As for the Rival 310, they did make a few more changes to its overall shape. As someone who didn’t like the original Rival that much I’m not complaining but I am concerned for people who still want that same shape. They toned down the arch of the mouse and shortened it slightly. The left side also has a little less of a curve to it as well. As someone who prefers the Sensei, the new shape is actually much better for me. Switching between the two was still really noticeable, but I could see myself using the Rival 310. It fits my larger hands well even with the smaller size and the huge side buttons are easy to reach. The silicon grips are larger but like I mentioned on the Sensei, the new grip material and design is much improved. You don’t notice it now because they dropped the bumps and Silicon should hold up better. I would of course still prefer both not have grips, but this has to be the best implementation of them at least.

Now moving on to things that apply to both mice I wanted to start with the new triggers. For starters the 50 million click Omron switches feel great. They have a very solid click and they are consistent. The split triggers may have something to do with this as well. Overall I didn’t mind the new split design, it might attract dirt and grime so you do have to keep that in mind, but the triggers are solid. The scroll wheel also seems improved. With the Sensei, the rubber would over time collect a lot of oil and not perform as well, it looks like this is silicone as well so I’m hoping that means it will hold up better. The movement is smooth with defined bumps without being extremely loud like the Sensei would sometimes be. There isn’t a left right click action but you do have the button under the scroll wheel like always.

As for the new sensor, we do have to sort through some of the marketing fluff. For example, the TrueMove3 name is just SteelSeries way of naming their new and upcoming sensors. Personally, I think sticking with the well-known naming is a better way to go about it, but that is just me. Anyone who actually cares about sensors is going to know what the 3360 is so seeing a 336x variation would stand out more. But looking beyond that what are the claims. Well, the big push right now is the 1-to-1, SteelSeries has been teasing it ahead of the launch and it is all over the materials that they sent over about the mice. 1-to-1 itself isn’t really a new thing. People have been aiming for the perfect sensor for a long time now, what SteelSeries is claiming is true 1-to-1 performance all the way up to 3500 CPI and 350 IPS. I would argue that no one really wants to use a mouse with the CPI turned up that high and the level of acceleration they are promising is beyond what a person could actually do. BUT the counter to that is why not have perfect tracking all the way up to that point, just in case someone does use it.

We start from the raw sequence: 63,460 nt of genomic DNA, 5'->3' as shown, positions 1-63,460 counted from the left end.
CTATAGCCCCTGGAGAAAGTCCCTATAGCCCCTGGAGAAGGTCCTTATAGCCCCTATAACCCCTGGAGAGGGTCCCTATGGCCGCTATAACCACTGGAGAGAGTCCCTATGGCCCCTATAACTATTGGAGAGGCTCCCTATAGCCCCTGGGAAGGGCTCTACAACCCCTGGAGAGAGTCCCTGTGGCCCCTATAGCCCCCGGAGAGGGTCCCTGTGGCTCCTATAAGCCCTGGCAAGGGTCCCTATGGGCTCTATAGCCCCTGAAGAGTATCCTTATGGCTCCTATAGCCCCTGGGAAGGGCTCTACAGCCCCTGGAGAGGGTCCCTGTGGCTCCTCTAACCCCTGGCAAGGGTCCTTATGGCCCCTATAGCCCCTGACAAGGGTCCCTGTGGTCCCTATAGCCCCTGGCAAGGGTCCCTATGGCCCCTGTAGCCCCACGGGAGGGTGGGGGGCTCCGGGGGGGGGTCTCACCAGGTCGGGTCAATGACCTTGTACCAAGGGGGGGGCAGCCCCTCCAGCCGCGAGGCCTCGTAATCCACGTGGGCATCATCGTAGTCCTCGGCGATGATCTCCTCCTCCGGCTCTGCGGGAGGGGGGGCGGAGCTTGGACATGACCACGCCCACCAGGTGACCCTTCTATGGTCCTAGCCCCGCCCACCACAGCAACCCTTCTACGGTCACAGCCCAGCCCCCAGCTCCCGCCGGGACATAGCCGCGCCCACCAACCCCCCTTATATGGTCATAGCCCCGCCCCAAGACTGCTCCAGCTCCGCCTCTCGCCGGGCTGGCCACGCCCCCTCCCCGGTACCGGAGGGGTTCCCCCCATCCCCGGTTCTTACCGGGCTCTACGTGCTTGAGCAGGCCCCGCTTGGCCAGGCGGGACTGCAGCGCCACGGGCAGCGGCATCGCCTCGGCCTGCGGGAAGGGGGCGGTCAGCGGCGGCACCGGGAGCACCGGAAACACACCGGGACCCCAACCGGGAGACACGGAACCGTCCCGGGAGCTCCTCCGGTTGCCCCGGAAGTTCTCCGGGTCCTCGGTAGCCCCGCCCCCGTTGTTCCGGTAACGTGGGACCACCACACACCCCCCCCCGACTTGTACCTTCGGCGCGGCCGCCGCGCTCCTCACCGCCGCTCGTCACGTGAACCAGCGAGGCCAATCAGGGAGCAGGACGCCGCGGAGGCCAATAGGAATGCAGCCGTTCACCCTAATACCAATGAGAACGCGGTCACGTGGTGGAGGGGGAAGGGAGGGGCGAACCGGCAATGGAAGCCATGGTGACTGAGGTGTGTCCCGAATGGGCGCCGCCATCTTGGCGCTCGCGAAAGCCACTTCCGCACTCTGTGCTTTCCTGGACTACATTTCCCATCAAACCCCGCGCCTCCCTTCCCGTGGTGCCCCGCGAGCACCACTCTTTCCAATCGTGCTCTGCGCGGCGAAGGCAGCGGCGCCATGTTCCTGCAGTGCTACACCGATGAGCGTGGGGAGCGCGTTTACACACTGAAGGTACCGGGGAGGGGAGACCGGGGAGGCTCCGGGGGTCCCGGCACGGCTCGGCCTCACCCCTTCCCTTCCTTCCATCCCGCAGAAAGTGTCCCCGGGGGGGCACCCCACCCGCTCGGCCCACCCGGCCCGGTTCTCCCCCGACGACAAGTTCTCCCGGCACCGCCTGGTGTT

In my testing I found the sensor to work really well. I tested mostly on my SteelSeries HD hard mousepad but I did bust out a soft pad just to confirm. Both mice glide better than I expected given the glider sizes and overall size. I did run a few quick benchmarks as well to confirm some results. We already know that the 336x based sensors perform well. I started with an acceleration test to confirm that was was 1-to-1 movement when moving quickly or slowly. The results came out good, you can see in the image below that I ended up back in the same spot other than me drifting the mouse down a little.

test 1

I then wanted to check out the overall update time with the mouse set to 1000Hz. The average result was right on the 1ms time but you do see a little bounce with one really high up there as well.